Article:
Front Shocks and Coil Spring Replacement question - Ford Mustang Forum
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post #1 of 12 (permalink) Old 12-17-2009 Thread Starter
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Front Shocks and Coil Spring Replacement question

How do you know if you need to replace your front shocks and/or coils?
I am driving a 1970 mustang coupe and it looks like my front wheels arch out sideways while the car is driving (a little). I know I need an alignment, as it pulls to the right. Do coils go bad? The corner auto shop said to start with shocks first and see what happens. Does anyone have a tip or two? I am not the original owner, probably third and do not have any history on the suspension.
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post #2 of 12 (permalink) Old 12-17-2009
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i dont think the shocks mess with alignment, i might be wrong, since they are made to take the bumps. As to know how if they are bad or not, you actually have to take one out, then put one end on the floor and compress the shaft, if you have to use pressure to compress, then shaft comes back up good and they are not making any weird noises then they should be fine.

but if they go down easy and come up to fast, or go down and dont come back up then they should be replaced. You want resistance up and down, thats how they would keep the ride smoother.

its good to post pictures as well, it helps to see how its sitting.
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post #3 of 12 (permalink) Old 12-17-2009
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Shocks only affect alignment insomuch as they keep the wheels from continuously bouncing out of the neutral aligned position. When the car is at rest, they have zero effect on the static alignment.

Springs can sag with age but the resulting change in static alignment can usually be adjusted out as long as the sag/settling is not too severe. I am sure that there are stated dimensions to make that determination.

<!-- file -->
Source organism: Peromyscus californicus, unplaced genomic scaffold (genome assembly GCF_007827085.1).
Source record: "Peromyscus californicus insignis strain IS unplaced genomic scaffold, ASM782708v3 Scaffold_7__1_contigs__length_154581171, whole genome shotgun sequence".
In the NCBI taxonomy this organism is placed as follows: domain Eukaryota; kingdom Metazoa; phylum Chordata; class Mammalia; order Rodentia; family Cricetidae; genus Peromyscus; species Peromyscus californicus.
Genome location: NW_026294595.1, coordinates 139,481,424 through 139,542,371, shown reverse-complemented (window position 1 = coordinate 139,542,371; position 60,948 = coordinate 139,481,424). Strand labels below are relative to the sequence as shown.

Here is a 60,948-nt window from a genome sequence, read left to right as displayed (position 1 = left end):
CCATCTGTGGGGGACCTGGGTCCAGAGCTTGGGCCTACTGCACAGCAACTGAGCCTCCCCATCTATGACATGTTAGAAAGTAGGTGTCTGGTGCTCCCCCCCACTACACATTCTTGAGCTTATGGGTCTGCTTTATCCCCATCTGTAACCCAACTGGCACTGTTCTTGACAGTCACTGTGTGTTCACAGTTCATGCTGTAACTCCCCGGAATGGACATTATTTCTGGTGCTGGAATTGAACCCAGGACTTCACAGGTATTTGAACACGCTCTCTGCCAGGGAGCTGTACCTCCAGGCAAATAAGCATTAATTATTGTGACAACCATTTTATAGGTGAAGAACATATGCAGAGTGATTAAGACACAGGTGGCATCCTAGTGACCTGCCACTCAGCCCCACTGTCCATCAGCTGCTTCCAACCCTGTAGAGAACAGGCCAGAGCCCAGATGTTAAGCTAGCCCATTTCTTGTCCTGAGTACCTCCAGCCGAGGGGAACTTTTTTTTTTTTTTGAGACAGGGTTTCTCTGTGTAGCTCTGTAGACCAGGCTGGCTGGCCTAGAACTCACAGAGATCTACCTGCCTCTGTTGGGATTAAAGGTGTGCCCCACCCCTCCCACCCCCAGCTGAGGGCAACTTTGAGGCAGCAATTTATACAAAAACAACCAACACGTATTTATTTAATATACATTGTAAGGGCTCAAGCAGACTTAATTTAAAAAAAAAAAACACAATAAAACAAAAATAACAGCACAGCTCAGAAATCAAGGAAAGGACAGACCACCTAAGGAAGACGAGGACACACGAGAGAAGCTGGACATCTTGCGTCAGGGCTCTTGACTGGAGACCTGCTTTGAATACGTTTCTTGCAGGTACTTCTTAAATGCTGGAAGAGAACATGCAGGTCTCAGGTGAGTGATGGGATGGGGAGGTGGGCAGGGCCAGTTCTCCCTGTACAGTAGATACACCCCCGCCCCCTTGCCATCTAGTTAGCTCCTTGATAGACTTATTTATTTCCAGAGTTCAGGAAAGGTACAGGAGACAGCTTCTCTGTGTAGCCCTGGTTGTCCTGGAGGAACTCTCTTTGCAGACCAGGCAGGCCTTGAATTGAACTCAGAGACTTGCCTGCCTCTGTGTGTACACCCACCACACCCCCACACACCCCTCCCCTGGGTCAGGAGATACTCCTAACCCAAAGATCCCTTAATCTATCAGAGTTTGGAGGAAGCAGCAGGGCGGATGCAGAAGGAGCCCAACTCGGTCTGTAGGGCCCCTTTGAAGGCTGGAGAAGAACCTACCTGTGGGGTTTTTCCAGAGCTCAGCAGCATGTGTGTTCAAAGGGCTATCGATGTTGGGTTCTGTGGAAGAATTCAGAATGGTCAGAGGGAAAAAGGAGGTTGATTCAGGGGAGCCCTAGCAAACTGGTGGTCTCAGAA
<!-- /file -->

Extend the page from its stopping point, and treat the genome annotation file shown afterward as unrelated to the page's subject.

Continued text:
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post #4 of 12 (permalink) Old 12-17-2009
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the way to test shocks is to push down (or stand) on the front of the car (preferably bumper!) and see if the front of the car immediately pops up to its original position or bounces several times. If it bounces it means the shocks are bad.
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post #5 of 12 (permalink) Old 12-17-2009
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You may want to find a different alignment shop. If your tires bow out noticeably when the car is level, they should have noticed this. They should just do the alignment anyways. How the car pulls is independent of the shocks, provided a smooth road. If your just getting new shocks and don't care about originality much, I'd go with KYB Gas-A-Justs. They're good budget performance shocks.

By the way, is the top of the tire leaning outward, or the bottom? If it's the bottom, a little lean is fine, between 1/2-1 degree. This is negative camber. If it's the top, you should get that to an alignment shop sooner rather than later. You are losing a great deal of handling and responsiveness because of that. This is positive camber. Negative camber is sort of like putting your leg out to help you push off. You can imagine what positive camber does.

However, if it's the front or back of the tire that's pointing off in some weird direction, then that is what's causing the pulling. This is toe. Imagine your feet are wheels. Point your toes inwards. This is "toe in". Toe in helps stabilize the car at speed. Toe out increases responsiveness, but can make the car overly eager to change direction. A typical street car does best with about 1/16" toe in, measured at the forwardmost edge of the tire.

Hope this helps.

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post #6 of 12 (permalink) Old 12-17-2009
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Two weird questions:

1) How do you change out the shocks on one of these things? (I've got a 68 coupe)